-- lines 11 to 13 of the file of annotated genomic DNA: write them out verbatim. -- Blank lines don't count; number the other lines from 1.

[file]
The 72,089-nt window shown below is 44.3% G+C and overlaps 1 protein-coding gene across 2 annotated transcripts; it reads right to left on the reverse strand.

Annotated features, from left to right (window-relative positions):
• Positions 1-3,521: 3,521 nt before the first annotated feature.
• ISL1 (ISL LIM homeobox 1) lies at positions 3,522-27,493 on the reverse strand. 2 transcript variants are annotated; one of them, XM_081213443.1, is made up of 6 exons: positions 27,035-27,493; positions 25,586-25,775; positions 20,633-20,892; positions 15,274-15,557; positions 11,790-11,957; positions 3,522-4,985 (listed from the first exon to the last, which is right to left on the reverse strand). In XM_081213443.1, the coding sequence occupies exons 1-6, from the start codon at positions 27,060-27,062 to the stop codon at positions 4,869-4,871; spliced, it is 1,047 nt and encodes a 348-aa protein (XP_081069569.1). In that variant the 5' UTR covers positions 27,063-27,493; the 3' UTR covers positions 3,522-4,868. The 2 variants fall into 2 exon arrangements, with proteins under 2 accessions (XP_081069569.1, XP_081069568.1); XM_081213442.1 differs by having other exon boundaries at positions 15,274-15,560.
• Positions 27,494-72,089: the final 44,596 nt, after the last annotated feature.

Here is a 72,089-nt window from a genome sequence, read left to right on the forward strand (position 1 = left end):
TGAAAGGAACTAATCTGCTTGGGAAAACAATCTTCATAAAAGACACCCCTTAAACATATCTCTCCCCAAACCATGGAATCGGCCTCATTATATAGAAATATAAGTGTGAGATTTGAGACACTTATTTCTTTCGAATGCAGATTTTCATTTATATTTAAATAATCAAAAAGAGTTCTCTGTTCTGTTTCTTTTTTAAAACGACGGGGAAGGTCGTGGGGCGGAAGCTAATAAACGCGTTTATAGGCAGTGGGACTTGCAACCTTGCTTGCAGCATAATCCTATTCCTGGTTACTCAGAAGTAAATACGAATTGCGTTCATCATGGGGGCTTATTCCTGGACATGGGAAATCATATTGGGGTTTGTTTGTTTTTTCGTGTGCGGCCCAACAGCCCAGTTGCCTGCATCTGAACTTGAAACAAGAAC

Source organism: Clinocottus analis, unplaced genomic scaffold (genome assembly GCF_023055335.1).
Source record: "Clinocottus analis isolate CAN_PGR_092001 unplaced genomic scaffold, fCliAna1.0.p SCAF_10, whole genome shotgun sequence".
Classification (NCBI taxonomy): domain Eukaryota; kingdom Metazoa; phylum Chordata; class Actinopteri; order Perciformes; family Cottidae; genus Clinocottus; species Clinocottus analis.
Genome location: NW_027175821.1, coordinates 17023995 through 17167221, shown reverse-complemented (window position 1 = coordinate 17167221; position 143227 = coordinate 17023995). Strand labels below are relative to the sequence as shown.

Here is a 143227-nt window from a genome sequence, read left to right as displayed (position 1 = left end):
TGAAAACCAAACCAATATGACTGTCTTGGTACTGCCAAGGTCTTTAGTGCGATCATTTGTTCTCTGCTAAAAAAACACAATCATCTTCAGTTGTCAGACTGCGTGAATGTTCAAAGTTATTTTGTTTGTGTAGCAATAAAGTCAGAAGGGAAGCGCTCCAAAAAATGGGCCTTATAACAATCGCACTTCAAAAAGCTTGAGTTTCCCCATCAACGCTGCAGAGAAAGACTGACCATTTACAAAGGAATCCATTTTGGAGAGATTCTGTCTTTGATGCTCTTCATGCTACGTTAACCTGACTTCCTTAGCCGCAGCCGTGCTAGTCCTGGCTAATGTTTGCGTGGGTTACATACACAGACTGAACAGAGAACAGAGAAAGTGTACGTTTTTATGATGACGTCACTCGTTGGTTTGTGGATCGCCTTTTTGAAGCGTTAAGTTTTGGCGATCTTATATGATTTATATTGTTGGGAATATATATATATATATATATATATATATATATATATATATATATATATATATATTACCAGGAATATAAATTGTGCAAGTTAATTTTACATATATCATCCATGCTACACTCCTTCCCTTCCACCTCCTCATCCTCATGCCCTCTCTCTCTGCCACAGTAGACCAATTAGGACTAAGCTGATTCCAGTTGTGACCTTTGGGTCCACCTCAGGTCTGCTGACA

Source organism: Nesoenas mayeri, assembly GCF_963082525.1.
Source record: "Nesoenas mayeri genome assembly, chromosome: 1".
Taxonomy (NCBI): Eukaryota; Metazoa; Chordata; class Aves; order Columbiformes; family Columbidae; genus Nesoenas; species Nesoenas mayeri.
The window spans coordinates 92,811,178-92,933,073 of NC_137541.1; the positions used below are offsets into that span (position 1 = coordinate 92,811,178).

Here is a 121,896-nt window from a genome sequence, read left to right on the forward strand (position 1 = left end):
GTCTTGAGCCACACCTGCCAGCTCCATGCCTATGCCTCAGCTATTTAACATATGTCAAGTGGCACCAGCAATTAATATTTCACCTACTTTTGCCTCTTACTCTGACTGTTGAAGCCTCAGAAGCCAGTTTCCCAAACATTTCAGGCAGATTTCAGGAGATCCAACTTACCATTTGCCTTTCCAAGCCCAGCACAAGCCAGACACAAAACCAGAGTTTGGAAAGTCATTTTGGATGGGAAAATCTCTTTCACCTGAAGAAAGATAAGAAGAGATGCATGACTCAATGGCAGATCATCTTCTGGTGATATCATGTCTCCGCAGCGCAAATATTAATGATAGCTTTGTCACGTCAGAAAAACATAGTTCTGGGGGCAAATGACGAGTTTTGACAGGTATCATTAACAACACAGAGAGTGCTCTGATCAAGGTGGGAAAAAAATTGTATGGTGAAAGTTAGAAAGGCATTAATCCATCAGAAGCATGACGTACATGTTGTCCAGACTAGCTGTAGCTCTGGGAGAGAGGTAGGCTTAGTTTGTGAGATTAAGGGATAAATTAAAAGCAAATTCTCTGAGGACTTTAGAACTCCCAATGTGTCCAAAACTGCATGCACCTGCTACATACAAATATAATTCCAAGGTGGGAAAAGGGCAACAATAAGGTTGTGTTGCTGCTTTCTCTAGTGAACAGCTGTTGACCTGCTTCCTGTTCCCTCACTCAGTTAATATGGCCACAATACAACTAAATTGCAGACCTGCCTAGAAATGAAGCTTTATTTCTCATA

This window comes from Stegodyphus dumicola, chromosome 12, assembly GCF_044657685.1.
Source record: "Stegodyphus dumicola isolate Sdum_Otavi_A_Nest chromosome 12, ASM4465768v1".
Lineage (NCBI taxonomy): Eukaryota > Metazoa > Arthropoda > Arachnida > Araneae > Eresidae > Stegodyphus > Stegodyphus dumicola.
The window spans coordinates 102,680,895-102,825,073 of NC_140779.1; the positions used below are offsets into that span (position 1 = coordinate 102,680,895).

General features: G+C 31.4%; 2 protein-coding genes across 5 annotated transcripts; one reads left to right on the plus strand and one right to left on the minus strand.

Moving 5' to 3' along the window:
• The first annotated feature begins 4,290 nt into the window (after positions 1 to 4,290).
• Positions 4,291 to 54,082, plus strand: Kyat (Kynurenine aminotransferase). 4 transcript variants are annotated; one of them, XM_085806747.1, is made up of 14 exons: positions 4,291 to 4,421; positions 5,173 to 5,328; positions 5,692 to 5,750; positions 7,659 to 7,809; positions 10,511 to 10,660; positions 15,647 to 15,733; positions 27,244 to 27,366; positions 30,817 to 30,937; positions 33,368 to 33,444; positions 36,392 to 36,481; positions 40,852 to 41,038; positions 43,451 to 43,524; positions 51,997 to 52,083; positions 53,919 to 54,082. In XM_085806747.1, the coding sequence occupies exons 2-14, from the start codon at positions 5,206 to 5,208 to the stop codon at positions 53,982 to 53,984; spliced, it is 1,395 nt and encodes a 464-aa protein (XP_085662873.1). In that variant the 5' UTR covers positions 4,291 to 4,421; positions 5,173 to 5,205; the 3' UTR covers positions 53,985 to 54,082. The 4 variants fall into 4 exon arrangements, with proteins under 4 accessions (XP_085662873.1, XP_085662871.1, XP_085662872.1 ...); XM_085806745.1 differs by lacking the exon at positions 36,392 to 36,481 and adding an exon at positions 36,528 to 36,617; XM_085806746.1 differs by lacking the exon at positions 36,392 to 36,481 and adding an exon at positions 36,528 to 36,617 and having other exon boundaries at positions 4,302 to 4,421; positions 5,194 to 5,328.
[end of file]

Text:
Genome location: NW_027175821.1, coordinates 17023995 through 17167221, shown reverse-complemented (window position 1 = coordinate 17167221; position 143227 = coordinate 17023995). Strand labels below are relative to the sequence as shown.

Here is a 143227-nt window from a genome sequence, read left to right as displayed (position 1 = left end):
TGAAAACCAAACCAATATGACTGTCTTGGTACTGCCAAGGTCTTTAGTGCGATCATTTGTTCTCTGCTAAAAAAACACAATCATCTTCAGTTGTCAGACTGCGTGAATGTTCAAAGTTATTTTGTTTGTGTAGCAATAAAGTCAGAAGGGAAGCGCTCCAAAAAATGGGCCTTATAACAATCGCACTTCAAAAAGCTTGAGTTTCCCCATCAACGCTGCAGAGAAAGACTGACCATTTACAAAGGAATCCATTTTGGAGAGATTCTGTCTTTGATGCTCTTCATGCTACGTTAACCTGACTTCCTTAGCCGCAGCCGTGCTAGTCCTGGCTAATGTTTGCGTGGGTTACATACACAGACTGAACAGAGAACAGAGAAAGTGTACGTTTTTATGATGACGTCACTCGTTGGTTTGTGGATCGCCTTTTTGAAGCGTTAAGTTTTGGCGATCTTATATGATTTATATTGTTGGGAATATATATATATATATATATATATATATATATATATATATATATATATATATATTACCAGGAATATAAATTGTGCAAGTTAATTTTACATATATCATCCATGCTACACTCCTTCCCTTCCACCTCCTCATCCTCATGCCCTCTCTCTCTGCCACAGTAGACCAATTAGGACTAAGCTGATTCCAGTTGTGACCTTTGGGTCCACCTCAGGTCTGCTGACA